The classroom for the day was the Gold Room of the Rayburn House Office Building on Capitol Hill, across the white marble hall from the Committee on Foreign Affairs. The five “professors” were not academics but active practitioners in legislative affairs, representing federal agencies, congressional offices, and lobbying firms.
And when the bell rang, as it did several times during the four-hour session, it wasn’t to end class but to alert members of Congress in the building to attend a vote that had been called to the floor.
The “Capitol Hill Day” event was an off-site meeting of about 30 students in the Master of Public Administration (MPA) program at the Schar School of Policy and Government at George Mason University. The students were accompanied by Schar School professors Priscilla M. Regan and Connie L. McNeely, who arranged the morning’s series of speakers.
The class visit by MPA students to the symbolic seat of federal power has been taking place more than 15 years, Regan said, and is a requirement for the MPA degree. The idea, she said, is to “connect students with speakers and hear them say what they’ve been reading.”
The Capitol Hill event takes advantage of the Schar School’s proximity to Washington, D.C., and of the relationships with policy makers and influencers. “You couldn’t do this if you were in the middle of Kansas,” Regan said.
Students in her public policy process class will write a paper on what they hear during the Capitol Hill visit.
The October 12 session included presentations by Nancy Kingsbury, managing director of applied research and methods at the Government Accounting Office; longtime lobbyist Theo Sitther, director of the peacebuilding policy program of the Friends Committee on National Legislation; Damian Murphy, a senior staffer on the Senate Foreign Relations Committee; Lauren Inouye, vice president of the Council of Graduate Schools; and James Walkinshaw, chief of staff for U.S. Rep. Gerry Connolly, the Virginia Democrat who helps book the Rayburn room for the Schar School program.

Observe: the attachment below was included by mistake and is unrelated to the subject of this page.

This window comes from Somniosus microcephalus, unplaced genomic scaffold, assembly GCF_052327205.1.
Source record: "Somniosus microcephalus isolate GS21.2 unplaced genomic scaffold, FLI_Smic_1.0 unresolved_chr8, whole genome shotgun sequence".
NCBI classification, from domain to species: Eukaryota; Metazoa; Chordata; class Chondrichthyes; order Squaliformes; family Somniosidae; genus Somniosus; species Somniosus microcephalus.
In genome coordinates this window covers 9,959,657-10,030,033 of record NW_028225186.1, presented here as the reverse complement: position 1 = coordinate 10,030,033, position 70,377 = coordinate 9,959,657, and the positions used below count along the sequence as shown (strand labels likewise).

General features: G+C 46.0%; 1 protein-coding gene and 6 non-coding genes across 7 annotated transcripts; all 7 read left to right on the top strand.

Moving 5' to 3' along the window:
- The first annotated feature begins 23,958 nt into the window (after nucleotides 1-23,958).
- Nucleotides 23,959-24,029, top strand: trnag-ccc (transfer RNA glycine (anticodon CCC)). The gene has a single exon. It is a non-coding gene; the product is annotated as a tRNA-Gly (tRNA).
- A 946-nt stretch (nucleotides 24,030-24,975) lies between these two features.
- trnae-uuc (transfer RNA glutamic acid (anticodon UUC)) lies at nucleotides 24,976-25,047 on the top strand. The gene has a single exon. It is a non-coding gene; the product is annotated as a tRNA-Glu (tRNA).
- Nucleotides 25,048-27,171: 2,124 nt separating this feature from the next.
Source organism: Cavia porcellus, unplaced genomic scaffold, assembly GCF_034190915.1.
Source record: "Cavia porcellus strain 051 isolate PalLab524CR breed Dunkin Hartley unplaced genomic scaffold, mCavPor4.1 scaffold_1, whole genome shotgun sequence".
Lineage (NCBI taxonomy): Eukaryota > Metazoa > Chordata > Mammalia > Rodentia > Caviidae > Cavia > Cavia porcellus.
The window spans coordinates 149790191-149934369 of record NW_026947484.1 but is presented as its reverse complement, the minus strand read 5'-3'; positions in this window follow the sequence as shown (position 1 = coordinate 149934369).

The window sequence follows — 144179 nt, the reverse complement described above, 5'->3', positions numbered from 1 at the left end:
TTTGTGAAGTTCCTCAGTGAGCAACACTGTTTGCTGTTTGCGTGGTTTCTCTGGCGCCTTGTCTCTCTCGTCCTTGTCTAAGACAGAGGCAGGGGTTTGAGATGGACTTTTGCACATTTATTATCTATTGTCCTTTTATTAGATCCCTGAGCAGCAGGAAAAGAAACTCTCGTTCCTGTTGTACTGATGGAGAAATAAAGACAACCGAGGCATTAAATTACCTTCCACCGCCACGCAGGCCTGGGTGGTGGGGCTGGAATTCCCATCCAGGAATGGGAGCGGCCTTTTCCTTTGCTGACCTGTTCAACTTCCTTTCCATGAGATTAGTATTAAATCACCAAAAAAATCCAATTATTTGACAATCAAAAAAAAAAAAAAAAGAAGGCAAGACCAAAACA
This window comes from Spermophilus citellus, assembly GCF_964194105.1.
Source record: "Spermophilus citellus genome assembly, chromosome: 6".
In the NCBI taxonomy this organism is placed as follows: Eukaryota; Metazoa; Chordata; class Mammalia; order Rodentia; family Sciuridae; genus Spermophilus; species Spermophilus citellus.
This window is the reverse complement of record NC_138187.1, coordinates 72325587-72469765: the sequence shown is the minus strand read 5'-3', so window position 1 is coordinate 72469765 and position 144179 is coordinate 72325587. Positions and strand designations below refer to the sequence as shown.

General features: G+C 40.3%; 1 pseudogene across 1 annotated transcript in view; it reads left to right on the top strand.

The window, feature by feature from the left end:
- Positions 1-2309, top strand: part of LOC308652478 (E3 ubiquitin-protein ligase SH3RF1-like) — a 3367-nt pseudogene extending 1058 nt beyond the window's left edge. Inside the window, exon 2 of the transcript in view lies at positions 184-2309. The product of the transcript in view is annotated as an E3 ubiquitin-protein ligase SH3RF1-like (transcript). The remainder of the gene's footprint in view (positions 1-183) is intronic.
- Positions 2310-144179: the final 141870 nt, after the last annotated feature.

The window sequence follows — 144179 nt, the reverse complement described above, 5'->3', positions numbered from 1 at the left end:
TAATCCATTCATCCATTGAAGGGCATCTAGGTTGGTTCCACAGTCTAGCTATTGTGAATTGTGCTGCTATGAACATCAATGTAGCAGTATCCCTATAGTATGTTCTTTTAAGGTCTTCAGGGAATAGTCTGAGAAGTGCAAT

“I’m always really excited to come down to the Hill,” said Master of Public Administration candidate Samantha Brien, a restaurant liaison specialist for the Arlington County Police Department (she’s also studying for an MPA concentration in administration of justice). The new setting for the class, the Massachusetts native added, “keeps me engaged.”
For some, it was a rare trip to the seat of the federal government. Master’s candidate Jennifer Prioleau, who lives in Richmond, Va., and works as an administrative assistant with the Virginia Board of Accountancy, said she had not been to the Capitol building “in at least five years. This is my first time in the Rayburn building.
“It’s great to come here and see what’s actually going on,” she said. “I’m a visual learner. In class, I’m hearing about these [policy issues] but I can’t really visualize it. Being here helps me see how it works.”
But for at least one, coming to the Hill wasn’t new—but the learning session was still effective.
“I used to work in politics and coming to the Hill was the bane of my existence,” said master’s candidate Raleigh Dierlam, a development research associate at the Mercatus Center at George Mason. “But it’s nice to come here for a different setting, to see the hustle, and hear different perspectives.”